If I were pressed for a preferred discipline between medicine and surgery, I would say that my leaning is definitely towards surgery. I just like the ‘see it, fix it’ air that surgery has compared to the hidden mysteries of medicine and the reliance on tests, medicines and ‘monitoring responses’ that comes with the discipline. It was somewhat frustrating, therefore, that my first few ops were just that: frustrating. I was advised at my practical interview back in November that my cat spay incisions were too big, something that I hadn’t been aware of really until then, as a) I had always managed to remove the ovaries and uterus quite soundly, and b) all my patients had, as far as I was aware, made a speedy and uncomplicated recovery. Still, in the interests of self improvement and towing the party line I was happy to try and downsize my window into cats. The theory is sound: make a tiny little stab incision in the left flank, as normal, in the correct place (this, as it turns out is most definitely the KEY), use a spay hook (something I have rarely reached for in the past, preferring to visualise the uterus) to exteriorise the organ blind and crack on with the neutering as per normal. Spay one: frustrating! Malcolm had to scrub in to find the uterus and get me started, which considering I have done this procedure umpteen times before made me feel a little impotent. Spay two: no less frustrating, although the fact the cat turned out to be pregnant and Scott had to enlarge the incision to exteriorise the uterus did make me feel a little less like a tit. Spay three: I reverted to making (slightly) larger incisions, as I normally would have done in the past, and found my mojo again. Although I had vowed to ‘spay my way’ at that point, I did perform one under Monique’s watch and with her instruction on hook use actually managed the blind exteriorisation and so was able to perform the op through a teeny tiny little hole. It did make for a much faster closure and an almost imperceptible closed incision, so I daresay I shall be converted after all.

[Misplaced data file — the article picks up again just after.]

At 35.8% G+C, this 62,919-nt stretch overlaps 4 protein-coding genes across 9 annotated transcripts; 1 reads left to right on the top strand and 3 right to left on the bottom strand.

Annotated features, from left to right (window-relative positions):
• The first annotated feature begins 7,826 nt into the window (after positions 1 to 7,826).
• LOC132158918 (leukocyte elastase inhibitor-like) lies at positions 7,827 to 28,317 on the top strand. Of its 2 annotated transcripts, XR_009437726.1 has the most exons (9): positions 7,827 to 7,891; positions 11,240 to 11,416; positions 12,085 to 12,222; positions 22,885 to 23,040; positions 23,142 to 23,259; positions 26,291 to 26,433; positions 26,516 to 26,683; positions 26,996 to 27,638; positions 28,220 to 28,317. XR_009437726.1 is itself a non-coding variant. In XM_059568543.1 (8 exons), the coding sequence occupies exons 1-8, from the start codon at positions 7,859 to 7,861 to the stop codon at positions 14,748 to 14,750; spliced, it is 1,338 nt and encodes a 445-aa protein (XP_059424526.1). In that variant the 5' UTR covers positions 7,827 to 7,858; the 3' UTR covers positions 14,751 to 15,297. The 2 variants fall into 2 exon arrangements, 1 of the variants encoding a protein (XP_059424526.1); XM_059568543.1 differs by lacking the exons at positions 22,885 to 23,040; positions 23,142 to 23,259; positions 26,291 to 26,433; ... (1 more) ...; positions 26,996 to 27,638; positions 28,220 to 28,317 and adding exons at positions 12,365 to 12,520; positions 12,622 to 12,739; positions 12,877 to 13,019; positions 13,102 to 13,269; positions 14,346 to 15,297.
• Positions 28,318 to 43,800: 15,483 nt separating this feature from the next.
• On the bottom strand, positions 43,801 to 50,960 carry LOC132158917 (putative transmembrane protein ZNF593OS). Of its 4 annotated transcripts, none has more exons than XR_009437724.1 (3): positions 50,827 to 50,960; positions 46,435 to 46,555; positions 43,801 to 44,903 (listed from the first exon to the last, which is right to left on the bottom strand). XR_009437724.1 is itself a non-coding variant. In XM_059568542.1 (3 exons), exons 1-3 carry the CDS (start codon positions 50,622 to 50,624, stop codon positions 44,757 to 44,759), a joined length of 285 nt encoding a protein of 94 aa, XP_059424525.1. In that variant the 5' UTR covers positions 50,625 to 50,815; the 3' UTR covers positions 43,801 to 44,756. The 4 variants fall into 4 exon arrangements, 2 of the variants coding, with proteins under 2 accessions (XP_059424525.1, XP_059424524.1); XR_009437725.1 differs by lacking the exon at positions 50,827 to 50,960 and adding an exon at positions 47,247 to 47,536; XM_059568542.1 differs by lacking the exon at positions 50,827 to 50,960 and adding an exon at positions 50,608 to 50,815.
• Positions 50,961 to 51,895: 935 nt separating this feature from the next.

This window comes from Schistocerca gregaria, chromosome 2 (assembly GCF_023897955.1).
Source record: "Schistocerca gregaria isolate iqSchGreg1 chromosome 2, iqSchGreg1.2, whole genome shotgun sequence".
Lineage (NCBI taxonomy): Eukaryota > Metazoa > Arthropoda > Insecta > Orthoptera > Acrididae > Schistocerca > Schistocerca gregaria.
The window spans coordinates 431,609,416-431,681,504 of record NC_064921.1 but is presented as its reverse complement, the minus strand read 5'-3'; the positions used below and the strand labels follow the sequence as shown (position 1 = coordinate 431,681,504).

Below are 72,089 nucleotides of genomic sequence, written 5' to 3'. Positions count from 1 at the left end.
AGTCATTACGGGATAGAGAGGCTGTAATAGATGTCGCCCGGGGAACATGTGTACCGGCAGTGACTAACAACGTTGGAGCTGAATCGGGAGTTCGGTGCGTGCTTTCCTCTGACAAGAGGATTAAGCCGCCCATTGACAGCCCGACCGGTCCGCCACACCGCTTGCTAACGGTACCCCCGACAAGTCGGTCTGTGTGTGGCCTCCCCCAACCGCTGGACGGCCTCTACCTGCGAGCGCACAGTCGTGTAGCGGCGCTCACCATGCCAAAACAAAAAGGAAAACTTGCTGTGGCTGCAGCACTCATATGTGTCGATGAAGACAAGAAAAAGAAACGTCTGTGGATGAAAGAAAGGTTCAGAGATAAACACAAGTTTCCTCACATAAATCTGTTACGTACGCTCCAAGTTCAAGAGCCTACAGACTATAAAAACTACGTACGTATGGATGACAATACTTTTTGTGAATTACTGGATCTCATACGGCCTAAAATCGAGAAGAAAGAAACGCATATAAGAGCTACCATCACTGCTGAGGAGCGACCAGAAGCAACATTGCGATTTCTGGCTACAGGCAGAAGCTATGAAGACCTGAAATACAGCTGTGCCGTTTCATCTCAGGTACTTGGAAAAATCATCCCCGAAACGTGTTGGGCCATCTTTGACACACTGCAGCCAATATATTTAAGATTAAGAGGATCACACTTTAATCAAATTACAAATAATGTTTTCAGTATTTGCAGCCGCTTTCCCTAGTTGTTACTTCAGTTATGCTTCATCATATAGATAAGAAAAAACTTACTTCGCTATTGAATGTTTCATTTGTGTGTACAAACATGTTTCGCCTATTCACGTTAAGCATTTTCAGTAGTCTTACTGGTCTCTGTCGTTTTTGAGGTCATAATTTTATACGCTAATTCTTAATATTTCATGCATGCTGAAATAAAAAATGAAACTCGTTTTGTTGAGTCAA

Surgery wise, this week was a bit of a milestone moment, as Thursday saw my first case of the afternoon being a young cat who had become acutely off colour and had been vomiting. Although the cat was apparently not normally happy about trips to see us, the fact he kicked off so wildly at any attempt to palpate his abdomen, coupled with his history of vomiting and pyrexia (temperature of 40 Celcius), made the only sensible option to gas him down, run bloods, including Felv/FIV as he was a confirmed fighter, and have a good old feel of him under GA, with radiography an option depending on what we then thought. Thankfully the owners were fully on board and just wanted the best for their cat, so with the cat asleep we set to work. Our concerns were compounded by the fact that even under GA he reacted noticeably to palpation of his cranial abdomen, and when we X-rayed him we saw that he had a lot of small intestinal distension. A further palpation revealed a firm palpable mass, or certainly a mass effect, exactly where he had been reacting and so a call was made to the owner to advise exploratory surgery that same afternoon. With the risks and estimate (4500 – 6000 AED, or roughly £800-1200) understood and accepted, time was blocked out and I set about finding out what was going on with our little feline friend. This was the first non-routine surgery that I had done since starting with Al Safa and so the pressure, it seemed, was on, not that I necessarily felt it though. After all, a clinical decision had been made, with the considerable assistance of Anni, who was brilliantly supportive and happy to do the surgery herself, and I had performed just this same procedure previously back in the UK. As such, the training kicks in and you just go through the motions. So, abdomen entered, it was time to do some exploring. All in all it was somewhat less exciting than we had expected, which is sometimes how these kind of cases pan out. The swelling we had felt was either the firm, reactive mesenteric lymph node we found and which was biopsied, or the area of distal jejunum-ilium that appeared distended and contained what appeared to be firm material. A decision was made to perform an enterectomy, with the subsequent release of gas instantly improving the appearance of the local intestinal tissue, and the palpable material rather disappointingly proving to be nothing more than faecal. Still, we removed it as it was pretty firm and I would have felt uneasy leaving it in place, especially considering that the rest of the intestinal tract, including liver etc, all appeared normal. So, with single enterectomy performed, lymph node biopsy taken and the cat closed up, it was now time to basically wait and see how our patient fared. I won’t know until I go back to work on Sunday but fingers crossed that it was nothing more than a particularly nasty and acute viral enteritis, or something similar. We will see I guess.